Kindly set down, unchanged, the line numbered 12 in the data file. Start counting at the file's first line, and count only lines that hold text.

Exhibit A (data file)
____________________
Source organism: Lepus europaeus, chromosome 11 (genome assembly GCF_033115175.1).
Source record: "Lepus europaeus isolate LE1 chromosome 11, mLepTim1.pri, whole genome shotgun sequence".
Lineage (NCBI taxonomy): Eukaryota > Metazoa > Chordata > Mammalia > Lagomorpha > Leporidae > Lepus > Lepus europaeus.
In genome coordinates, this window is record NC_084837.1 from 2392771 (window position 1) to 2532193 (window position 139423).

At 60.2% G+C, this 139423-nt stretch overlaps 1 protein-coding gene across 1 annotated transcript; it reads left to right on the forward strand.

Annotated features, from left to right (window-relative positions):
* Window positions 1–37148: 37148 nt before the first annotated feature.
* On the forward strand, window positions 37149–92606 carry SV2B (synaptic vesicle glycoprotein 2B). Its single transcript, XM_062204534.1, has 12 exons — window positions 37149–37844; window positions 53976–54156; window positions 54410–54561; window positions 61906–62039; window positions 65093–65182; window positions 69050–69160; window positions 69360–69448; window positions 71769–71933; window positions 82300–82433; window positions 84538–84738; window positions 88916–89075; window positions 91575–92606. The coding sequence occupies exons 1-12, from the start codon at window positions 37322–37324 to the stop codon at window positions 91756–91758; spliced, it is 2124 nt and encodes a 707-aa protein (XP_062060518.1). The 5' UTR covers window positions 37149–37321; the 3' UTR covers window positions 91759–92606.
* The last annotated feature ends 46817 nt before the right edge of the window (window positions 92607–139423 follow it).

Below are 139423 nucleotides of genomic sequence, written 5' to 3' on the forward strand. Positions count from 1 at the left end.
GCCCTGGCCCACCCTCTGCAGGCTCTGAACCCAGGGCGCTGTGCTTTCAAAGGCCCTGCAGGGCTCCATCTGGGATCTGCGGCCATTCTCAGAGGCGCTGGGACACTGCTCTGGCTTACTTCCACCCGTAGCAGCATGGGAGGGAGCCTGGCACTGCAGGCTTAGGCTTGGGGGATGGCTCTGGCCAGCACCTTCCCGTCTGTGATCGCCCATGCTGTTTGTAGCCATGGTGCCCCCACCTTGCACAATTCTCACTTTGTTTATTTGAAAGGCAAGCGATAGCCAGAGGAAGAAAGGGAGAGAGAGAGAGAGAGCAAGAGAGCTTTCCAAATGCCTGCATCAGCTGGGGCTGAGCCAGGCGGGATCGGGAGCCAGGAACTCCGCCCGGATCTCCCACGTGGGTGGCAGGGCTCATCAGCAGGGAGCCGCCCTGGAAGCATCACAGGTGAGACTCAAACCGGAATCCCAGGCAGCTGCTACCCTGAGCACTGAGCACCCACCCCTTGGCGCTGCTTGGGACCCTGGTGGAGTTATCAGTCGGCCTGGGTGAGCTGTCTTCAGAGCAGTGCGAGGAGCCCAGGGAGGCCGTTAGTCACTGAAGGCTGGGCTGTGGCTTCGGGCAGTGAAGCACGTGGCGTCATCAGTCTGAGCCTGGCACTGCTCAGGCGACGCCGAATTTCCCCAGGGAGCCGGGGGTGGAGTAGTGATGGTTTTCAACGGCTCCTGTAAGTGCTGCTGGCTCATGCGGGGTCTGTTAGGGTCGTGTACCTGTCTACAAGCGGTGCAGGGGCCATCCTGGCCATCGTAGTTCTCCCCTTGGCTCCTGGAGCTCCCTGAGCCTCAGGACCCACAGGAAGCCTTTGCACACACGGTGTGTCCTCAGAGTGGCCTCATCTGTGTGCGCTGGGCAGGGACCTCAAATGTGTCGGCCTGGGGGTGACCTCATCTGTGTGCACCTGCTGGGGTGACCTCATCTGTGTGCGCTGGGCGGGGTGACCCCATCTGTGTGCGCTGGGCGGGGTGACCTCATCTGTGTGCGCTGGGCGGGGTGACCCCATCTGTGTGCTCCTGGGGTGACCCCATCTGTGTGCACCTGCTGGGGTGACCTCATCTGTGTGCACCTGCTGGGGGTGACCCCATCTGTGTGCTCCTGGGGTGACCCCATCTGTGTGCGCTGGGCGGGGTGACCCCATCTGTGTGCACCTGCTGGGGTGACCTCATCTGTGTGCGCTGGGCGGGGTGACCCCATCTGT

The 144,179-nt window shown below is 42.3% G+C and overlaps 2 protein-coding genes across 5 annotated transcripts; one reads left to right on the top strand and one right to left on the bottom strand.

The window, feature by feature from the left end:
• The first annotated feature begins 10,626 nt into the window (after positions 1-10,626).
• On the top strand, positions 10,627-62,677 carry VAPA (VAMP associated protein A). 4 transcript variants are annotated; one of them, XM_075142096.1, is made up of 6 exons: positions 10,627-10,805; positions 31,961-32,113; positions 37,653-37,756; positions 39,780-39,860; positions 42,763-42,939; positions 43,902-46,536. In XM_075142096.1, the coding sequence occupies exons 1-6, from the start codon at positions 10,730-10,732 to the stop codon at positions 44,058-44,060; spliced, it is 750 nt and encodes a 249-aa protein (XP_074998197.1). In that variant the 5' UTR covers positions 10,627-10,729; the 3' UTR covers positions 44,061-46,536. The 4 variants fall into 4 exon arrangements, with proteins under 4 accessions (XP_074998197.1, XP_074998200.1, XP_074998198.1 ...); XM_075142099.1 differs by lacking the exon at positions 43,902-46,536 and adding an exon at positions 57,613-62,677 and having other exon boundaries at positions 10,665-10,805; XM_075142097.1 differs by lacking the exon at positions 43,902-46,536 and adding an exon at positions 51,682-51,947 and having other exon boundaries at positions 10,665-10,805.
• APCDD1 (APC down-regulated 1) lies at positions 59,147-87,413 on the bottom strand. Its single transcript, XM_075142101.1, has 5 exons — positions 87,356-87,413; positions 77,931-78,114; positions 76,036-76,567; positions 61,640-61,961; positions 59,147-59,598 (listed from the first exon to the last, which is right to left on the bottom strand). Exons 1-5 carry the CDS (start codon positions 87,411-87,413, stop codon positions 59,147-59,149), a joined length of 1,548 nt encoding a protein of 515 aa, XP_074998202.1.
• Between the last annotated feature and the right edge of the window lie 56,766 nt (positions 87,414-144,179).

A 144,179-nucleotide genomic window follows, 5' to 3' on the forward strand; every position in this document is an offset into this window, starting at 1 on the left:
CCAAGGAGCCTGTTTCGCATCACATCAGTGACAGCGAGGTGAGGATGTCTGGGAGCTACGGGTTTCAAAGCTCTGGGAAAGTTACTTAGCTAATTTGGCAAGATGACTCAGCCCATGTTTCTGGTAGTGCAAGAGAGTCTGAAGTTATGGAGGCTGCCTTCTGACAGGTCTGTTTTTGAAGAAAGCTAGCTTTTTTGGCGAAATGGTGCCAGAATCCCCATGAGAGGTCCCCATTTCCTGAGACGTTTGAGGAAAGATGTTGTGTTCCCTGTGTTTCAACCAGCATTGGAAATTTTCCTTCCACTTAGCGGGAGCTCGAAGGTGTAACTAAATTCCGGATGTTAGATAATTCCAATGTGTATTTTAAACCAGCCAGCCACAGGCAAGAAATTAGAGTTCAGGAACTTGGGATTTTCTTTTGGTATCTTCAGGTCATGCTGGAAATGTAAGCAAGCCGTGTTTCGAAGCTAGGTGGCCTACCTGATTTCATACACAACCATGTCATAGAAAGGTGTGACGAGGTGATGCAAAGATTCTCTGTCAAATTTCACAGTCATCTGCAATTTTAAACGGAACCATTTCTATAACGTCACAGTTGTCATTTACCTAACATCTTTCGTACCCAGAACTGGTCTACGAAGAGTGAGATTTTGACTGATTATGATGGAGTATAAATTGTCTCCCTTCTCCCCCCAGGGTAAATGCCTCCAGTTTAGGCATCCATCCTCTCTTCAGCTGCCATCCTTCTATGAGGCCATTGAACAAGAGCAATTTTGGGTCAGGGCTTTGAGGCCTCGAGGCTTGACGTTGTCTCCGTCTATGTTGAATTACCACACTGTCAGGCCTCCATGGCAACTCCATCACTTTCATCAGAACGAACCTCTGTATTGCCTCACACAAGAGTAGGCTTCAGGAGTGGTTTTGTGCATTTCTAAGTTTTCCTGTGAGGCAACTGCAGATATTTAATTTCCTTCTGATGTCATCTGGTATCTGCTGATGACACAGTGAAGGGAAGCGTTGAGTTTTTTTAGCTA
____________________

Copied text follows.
The 144,179-nt window shown below is 42.3% G+C and overlaps 2 protein-coding genes across 5 annotated transcripts; one reads left to right on the top strand and one right to left on the bottom strand.